I am also curious to know why Northern Ireland is left out of the legislation. Presumably officers from the Province of Ulster are seconded in the same way as officers from England and Scotland for all the reasons listed by the Minister and the noble Lord, Lord Mishcon. In what position are officers from Northern Ireland now placed? Why are they not included in the Bill? I have no doubt that there is a good reason. I shall be grateful if the Minister will spell it out.
The status of police officers and their feeling about their own status is important in these times. There is no doubt that officers seconded for central duties, whatever they may be, will now be able to wear their uniform without fear of any comeback and, as has already been mentioned, to join the various staff associations, including the Police Federation. There is also a question of confidence that they are protected should they be victims of assaults. In the period running up to the Bill, I trust that there have not been too many cases of assault on police officers. I have heard of none. But for those police officers who had doubts about their protection, the provisions of the Bill will be welcome. I am pleased to see that the Bill will be retrospective and that those police officers who have had doubts about whether in the past they were correct to wear their uniform will have no fear of retrospective action.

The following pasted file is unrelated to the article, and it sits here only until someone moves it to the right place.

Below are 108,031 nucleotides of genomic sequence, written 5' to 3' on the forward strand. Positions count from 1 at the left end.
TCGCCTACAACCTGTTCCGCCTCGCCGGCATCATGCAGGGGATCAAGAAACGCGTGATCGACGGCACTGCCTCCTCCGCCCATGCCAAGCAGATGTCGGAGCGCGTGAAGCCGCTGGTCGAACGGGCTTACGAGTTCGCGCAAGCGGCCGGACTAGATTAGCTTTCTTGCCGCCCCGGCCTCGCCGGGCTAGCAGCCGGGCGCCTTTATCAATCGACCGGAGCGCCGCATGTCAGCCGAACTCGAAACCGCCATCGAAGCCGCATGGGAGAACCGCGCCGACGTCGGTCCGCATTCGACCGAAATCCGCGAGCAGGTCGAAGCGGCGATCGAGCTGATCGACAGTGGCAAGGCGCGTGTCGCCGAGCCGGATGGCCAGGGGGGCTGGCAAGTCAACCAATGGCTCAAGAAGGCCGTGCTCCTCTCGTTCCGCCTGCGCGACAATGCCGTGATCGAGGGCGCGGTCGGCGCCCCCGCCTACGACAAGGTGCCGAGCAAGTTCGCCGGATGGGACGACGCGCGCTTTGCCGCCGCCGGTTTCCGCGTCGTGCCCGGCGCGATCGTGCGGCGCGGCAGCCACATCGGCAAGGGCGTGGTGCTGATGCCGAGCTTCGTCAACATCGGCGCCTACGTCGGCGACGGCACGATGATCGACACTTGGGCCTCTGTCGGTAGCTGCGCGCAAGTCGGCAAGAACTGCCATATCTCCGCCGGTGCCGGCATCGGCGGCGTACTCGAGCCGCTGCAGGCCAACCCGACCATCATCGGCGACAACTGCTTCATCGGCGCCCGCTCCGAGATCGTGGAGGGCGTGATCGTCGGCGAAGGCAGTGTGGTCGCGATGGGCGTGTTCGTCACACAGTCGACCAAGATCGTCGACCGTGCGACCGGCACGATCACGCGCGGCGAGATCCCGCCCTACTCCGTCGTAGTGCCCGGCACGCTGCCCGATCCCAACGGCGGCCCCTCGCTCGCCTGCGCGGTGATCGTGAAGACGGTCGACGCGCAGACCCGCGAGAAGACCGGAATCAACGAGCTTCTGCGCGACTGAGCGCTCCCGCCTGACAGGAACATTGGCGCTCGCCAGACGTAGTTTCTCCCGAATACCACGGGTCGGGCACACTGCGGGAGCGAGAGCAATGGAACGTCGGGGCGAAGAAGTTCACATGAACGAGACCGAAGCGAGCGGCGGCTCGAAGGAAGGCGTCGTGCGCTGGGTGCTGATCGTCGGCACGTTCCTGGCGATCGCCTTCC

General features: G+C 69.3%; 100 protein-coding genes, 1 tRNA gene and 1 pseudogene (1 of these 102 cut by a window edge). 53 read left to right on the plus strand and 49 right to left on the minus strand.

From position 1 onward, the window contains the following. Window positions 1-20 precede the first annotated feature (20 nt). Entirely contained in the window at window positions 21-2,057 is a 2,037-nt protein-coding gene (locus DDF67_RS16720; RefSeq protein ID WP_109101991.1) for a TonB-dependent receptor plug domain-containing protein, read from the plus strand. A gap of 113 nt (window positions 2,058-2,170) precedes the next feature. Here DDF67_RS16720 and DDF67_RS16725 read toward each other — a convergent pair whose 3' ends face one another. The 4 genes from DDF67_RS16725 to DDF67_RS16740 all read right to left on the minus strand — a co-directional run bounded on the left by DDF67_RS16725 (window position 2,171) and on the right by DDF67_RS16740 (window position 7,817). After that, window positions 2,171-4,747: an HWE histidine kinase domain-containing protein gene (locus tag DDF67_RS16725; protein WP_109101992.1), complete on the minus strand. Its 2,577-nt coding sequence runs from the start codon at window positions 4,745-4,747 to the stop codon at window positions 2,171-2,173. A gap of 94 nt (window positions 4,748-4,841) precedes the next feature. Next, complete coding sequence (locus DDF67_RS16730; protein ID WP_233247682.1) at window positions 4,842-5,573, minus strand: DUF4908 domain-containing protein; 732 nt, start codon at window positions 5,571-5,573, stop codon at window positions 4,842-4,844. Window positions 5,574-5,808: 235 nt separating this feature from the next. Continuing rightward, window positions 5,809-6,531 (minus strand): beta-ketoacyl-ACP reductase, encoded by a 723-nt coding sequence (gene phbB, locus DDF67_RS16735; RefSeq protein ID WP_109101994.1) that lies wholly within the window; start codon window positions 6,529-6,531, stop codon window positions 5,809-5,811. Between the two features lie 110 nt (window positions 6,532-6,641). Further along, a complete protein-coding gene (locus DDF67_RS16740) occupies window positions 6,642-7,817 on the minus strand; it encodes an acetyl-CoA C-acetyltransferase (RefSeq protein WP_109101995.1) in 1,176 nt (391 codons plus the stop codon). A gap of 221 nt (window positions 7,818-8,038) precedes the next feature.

We welcome the Bill, and I am glad to have had the opportunity to make a short Second Reading speech.
§ 7.42 p.m.
§ The Earl of Arran
My Lords, I am grateful for the constructive and helpful approach which the noble Lord, Lord Mishcon, and the noble Viscount, Lord Falkland, have brought to this Second Reading debate. I said earlier that I should be happy to answer 1213 questions. Perhaps it would be helpful if I tried briefly to answer those points now.